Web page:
Well, the goals are clearly stated in the abstracts of each paper. If he was saying that each paper has a HIDDEN objective of pushing those objectives, he needs to state that. The way I read it was that the goal was specifically defined in the abstract as giving evidence God's direct intervention.

If that's not the case, we need to hammer out the definition of what ' goals ' means in reference to scientific papers.
 
Sorry. I was confused over bunnies that couldn't interact with the physical world yet could "come to your room" and "tickle your cat"
Yes, that's exactly the point. That's what makes it unfalsifiable and not open to scientific inquiry. You can't both state that the bunnies are the cause of the tickling, and also don't interact with the world. If the creator theory is scientific, the creator needs to be falsifiable and open to scientific scrutiny.
 
Well, the goals are clearly stated in the abstracts of each paper. If he was saying that each paper has a HIDDEN objective of pushing those objectives, he needs to state that. The way I read it was that the goal was specifically defined in the abstract as giving evidence God's direct intervention.

If that's not the case, we need to hammer out the definition of what ' goals ' means in reference to scientific papers.
Steve can clarify - but I'm betting I'm right!
 
Yes, that's exactly the point. That's what makes it unfalsifiable and not open to scientific inquiry. You can't both state that the bunnies are the cause of the tickling, and also don't interact with the world. If the creator theory is scientific, the creator needs to be falsifiable and open to scientific scrutiny.
Sure you can, it's just like the Higgs boson/Higgs field. The Higgs field is everywhere, but we can't detect it without building a gigantic hadron collider. Even then, the Higgs is fleeting. In the same way, there could (humorously) exist a tickling field where the bunnies are fleeting and very hard to detect. But the overall result is that kitties get tickled by it when they're trying to sleep.
 
Is it just me or has the quality of discussion dropped dramatically the past few days?
Well, I think it's an important discussion we're having here. The question of whether we can scientifically study intelligently guided design has some spillover with psi related phenomena.
 
Sure you can, it's just like the Higgs boson/Higgs field. The Higgs field is everywhere, but we can't detect it without building a gigantic hadron collider. Even then, the Higgs is fleeting. In the same way, there could (humorously) exist a tickling field where the bunnies are fleeting and very hard to detect. But the overall result is that kitties get tickled by it when they're trying to sleep.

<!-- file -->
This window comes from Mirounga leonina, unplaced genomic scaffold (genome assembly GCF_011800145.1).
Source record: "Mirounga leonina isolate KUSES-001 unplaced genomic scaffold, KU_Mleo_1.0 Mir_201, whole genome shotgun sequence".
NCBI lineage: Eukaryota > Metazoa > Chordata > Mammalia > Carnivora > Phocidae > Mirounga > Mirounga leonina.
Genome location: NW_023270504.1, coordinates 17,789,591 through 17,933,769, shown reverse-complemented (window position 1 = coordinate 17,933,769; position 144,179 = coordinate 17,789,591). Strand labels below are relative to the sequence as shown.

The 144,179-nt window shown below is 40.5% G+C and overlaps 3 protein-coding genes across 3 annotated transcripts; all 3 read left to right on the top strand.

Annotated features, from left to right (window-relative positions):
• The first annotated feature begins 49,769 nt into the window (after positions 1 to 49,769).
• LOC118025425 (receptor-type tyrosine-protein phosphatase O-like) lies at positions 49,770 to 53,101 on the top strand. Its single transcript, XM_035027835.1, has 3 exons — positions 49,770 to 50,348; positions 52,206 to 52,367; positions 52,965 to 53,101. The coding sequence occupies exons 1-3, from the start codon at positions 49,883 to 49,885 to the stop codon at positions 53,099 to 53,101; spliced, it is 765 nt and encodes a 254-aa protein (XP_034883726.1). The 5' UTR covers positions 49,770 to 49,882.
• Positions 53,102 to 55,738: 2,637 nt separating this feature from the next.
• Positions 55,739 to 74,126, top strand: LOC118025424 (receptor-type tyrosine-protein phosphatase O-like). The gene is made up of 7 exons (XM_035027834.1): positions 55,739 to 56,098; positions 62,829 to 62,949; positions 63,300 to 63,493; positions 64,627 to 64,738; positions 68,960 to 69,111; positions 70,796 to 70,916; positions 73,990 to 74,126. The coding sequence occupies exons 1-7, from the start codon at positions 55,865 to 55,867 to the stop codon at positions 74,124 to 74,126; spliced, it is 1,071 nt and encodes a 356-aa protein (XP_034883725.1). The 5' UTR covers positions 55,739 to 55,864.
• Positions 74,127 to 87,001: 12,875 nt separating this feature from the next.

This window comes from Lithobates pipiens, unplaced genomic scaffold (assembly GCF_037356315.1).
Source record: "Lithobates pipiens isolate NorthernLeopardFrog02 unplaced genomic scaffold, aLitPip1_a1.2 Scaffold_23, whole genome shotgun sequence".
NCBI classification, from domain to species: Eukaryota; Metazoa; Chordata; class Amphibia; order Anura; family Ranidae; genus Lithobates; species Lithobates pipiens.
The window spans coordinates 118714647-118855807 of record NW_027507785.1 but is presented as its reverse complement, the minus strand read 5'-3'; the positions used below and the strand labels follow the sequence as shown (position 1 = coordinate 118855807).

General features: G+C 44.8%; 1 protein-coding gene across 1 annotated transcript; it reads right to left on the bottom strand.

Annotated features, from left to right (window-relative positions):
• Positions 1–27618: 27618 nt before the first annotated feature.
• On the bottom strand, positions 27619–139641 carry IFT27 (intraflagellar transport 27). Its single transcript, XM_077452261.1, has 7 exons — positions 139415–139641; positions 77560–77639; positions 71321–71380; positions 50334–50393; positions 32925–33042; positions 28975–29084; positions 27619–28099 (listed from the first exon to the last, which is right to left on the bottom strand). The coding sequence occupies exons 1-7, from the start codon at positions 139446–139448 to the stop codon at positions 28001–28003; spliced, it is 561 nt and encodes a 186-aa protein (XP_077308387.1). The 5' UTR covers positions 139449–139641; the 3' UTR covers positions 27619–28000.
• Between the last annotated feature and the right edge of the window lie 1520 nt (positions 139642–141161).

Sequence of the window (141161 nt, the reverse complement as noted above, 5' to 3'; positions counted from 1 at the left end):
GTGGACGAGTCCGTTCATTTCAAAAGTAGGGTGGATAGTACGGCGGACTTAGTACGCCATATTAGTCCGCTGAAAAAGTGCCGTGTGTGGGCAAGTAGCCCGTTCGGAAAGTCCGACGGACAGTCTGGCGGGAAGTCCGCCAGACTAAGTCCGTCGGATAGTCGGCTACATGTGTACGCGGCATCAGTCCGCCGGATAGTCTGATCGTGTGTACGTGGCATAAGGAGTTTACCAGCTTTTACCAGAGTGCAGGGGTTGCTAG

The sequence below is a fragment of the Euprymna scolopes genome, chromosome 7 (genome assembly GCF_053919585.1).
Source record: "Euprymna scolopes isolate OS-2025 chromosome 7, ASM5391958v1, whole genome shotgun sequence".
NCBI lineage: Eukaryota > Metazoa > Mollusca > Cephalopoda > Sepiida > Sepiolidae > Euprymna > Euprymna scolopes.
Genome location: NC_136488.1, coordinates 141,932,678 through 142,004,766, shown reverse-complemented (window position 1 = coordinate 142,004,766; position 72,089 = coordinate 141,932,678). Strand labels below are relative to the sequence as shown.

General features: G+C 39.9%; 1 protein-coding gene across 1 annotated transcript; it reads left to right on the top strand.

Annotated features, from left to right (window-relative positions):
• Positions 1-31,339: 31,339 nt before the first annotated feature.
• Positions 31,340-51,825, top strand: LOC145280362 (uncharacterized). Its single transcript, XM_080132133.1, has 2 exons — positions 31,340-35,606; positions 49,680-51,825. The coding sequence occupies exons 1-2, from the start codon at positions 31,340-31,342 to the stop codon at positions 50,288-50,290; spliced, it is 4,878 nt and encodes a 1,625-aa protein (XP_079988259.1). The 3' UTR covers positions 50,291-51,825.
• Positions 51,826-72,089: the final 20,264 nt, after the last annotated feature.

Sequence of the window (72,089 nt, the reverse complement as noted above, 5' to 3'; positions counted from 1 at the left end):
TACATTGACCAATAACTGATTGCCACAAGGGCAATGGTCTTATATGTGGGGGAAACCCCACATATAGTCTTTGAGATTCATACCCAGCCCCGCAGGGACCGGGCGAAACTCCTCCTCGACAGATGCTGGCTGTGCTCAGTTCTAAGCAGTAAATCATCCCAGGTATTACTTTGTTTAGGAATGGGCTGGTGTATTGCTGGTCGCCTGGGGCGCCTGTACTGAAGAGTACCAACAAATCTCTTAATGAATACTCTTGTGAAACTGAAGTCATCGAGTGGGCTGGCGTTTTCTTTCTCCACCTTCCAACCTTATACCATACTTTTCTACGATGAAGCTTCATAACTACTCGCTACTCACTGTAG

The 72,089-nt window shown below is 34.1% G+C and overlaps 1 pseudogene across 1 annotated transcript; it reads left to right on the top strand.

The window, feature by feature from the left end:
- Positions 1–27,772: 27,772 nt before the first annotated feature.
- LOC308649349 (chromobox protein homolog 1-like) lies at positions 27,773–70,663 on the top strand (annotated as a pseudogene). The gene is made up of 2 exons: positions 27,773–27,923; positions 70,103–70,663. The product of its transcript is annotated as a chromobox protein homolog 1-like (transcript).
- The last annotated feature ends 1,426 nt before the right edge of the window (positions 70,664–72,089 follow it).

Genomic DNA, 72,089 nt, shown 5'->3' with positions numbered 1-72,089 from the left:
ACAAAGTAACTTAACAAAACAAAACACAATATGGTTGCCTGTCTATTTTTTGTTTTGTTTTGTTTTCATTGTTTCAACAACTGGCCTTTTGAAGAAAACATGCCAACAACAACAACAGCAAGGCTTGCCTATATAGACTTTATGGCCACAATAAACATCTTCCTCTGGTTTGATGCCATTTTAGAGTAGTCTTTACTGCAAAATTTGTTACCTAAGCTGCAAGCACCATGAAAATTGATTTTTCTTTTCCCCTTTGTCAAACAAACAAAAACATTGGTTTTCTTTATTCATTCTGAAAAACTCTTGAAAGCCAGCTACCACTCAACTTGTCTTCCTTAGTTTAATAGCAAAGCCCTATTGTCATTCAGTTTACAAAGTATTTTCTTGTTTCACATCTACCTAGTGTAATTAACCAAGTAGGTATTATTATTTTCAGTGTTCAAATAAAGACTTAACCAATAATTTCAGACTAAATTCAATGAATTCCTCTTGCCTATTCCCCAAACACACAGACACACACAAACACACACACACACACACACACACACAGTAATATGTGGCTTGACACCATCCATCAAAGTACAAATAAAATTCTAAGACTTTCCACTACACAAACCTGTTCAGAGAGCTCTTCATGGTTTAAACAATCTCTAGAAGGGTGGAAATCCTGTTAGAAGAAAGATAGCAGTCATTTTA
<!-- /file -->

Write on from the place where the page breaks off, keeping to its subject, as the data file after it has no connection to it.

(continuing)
But the field would still be falsifiable, as was the higgs. The higgs was falsifiable by failed Lhc findings.
 
Yes, that's exactly the point. That's what makes it unfalsifiable and not open to scientific inquiry. You can't both state that the bunnies are the cause of the tickling, and also don't interact with the world.
I didn't. you did.

If the creator theory is scientific, the creator needs to be falsifiable and open to scientific scrutiny.
Which is why you brought up aliens. I'm not unsympathetic to the view that we're all in some alien experiment, but where did the aliens come from? From another "intelligence" or is it aliens all the way down?
 
Well, I think it's an important discussion we're having here. The question of whether we can scientifically study intelligently guided design has some spillover with psi related phenomena.
I was referring to the totality of the discussions the past few days. Not this thread specifically. Maybe it is just me... I need a drink.
 
I didn't. you did.



Which is why you brought up aliens. I'm not unsympathetic to the view that we're all in some alien experiment, but where did the aliens come from? From another "intelligence" or is it aliens all the way down?
The 'you' was rhetorical. Replace it with ' one ' and that was the intention.

The subject ' Aliens ' came from an example of a plausible, physical, and falsifiable creator that could be scientifically investigated. What if we found an organic self-correcting micro-device in each cell that sends a signal in the direction of a star? At that star, there is a planet with advanced life forms that are receiving this signal. That would be some good evidence towards intelligent design with a creator agency that is tangible and falsifiable. The aliens themselves may be a product of abiogensis, but the argument here is not one of origins. I understand wanting to make everything into a pigeon-holed first cause argument, when one has very little experience in discussing other matters intellectually . However, the question of ' where did the aliens come from? ' is not relevant to whether or not terrestrial life systems had guidance in their evolution.

Please stop trying to make this very simple discussion into something it's not. This is not a first-cause argument, nor is it a debate Christianity argument. I'm merely making the point that the hypothesis of guided evolution is a scientific claim, and can be studied scientifically.
 
The 'you' was rhetorical. Replace it with ' one ' and that was the intention.